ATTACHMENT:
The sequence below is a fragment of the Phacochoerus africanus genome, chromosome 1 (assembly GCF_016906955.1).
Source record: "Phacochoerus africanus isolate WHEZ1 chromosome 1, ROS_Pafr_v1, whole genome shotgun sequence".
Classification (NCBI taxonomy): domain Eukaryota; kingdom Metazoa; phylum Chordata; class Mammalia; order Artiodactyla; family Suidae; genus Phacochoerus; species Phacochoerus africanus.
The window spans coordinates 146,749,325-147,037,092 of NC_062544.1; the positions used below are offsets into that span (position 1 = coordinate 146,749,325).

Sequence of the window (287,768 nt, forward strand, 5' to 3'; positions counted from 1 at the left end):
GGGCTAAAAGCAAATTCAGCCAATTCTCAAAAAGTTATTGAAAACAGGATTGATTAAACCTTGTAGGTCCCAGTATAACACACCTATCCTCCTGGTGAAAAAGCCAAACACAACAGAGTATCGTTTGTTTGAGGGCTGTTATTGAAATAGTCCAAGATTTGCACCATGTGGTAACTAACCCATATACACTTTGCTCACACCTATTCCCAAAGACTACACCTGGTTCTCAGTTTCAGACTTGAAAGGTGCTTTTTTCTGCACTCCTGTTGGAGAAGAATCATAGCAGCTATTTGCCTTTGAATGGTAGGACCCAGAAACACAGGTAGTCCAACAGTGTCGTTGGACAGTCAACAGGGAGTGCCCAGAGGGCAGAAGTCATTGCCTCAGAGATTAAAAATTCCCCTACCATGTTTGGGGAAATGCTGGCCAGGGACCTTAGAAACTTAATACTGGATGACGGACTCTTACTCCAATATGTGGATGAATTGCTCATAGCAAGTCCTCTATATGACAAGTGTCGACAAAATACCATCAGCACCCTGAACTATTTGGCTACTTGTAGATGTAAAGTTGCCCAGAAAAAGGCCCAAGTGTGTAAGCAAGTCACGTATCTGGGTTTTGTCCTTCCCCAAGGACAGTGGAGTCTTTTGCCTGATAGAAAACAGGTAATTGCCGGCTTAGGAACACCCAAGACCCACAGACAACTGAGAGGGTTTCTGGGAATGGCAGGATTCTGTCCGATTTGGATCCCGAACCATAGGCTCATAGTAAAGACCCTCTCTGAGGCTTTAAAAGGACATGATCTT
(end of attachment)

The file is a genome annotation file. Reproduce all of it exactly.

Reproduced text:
The sequence below is a fragment of the Phacochoerus africanus genome, chromosome 1 (assembly GCF_016906955.1).
Source record: "Phacochoerus africanus isolate WHEZ1 chromosome 1, ROS_Pafr_v1, whole genome shotgun sequence".
Classification (NCBI taxonomy): domain Eukaryota; kingdom Metazoa; phylum Chordata; class Mammalia; order Artiodactyla; family Suidae; genus Phacochoerus; species Phacochoerus africanus.
The window spans coordinates 146,749,325-147,037,092 of NC_062544.1; the positions used below are offsets into that span (position 1 = coordinate 146,749,325).

Sequence of the window (287,768 nt, forward strand, 5' to 3'; positions counted from 1 at the left end):
GGGCTAAAAGCAAATTCAGCCAATTCTCAAAAAGTTATTGAAAACAGGATTGATTAAACCTTGTAGGTCCCAGTATAACACACCTATCCTCCTGGTGAAAAAGCCAAACACAACAGAGTATCGTTTGTTTGAGGGCTGTTATTGAAATAGTCCAAGATTTGCACCATGTGGTAACTAACCCATATACACTTTGCTCACACCTATTCCCAAAGACTACACCTGGTTCTCAGTTTCAGACTTGAAAGGTGCTTTTTTCTGCACTCCTGTTGGAGAAGAATCATAGCAGCTATTTGCCTTTGAATGGTAGGACCCAGAAACACAGGTAGTCCAACAGTGTCGTTGGACAGTCAACAGGGAGTGCCCAGAGGGCAGAAGTCATTGCCTCAGAGATTAAAAATTCCCCTACCATGTTTGGGGAAATGCTGGCCAGGGACCTTAGAAACTTAATACTGGATGACGGACTCTTACTCCAATATGTGGATGAATTGCTCATAGCAAGTCCTCTATATGACAAGTGTCGACAAAATACCATCAGCACCCTGAACTATTTGGCTACTTGTAGATGTAAAGTTGCCCAGAAAAAGGCCCAAGTGTGTAAGCAAGTCACGTATCTGGGTTTTGTCCTTCCCCAAGGACAGTGGAGTCTTTTGCCTGATAGAAAACAGGTAATTGCCGGCTTAGGAACACCCAAGACCCACAGACAACTGAGAGGGTTTCTGGGAATGGCAGGATTCTGTCCGATTTGGATCCCGAACCATAGGCTCATAGTAAAGACCCTCTCTGAGGCTTTAAAAGGACATGATCTT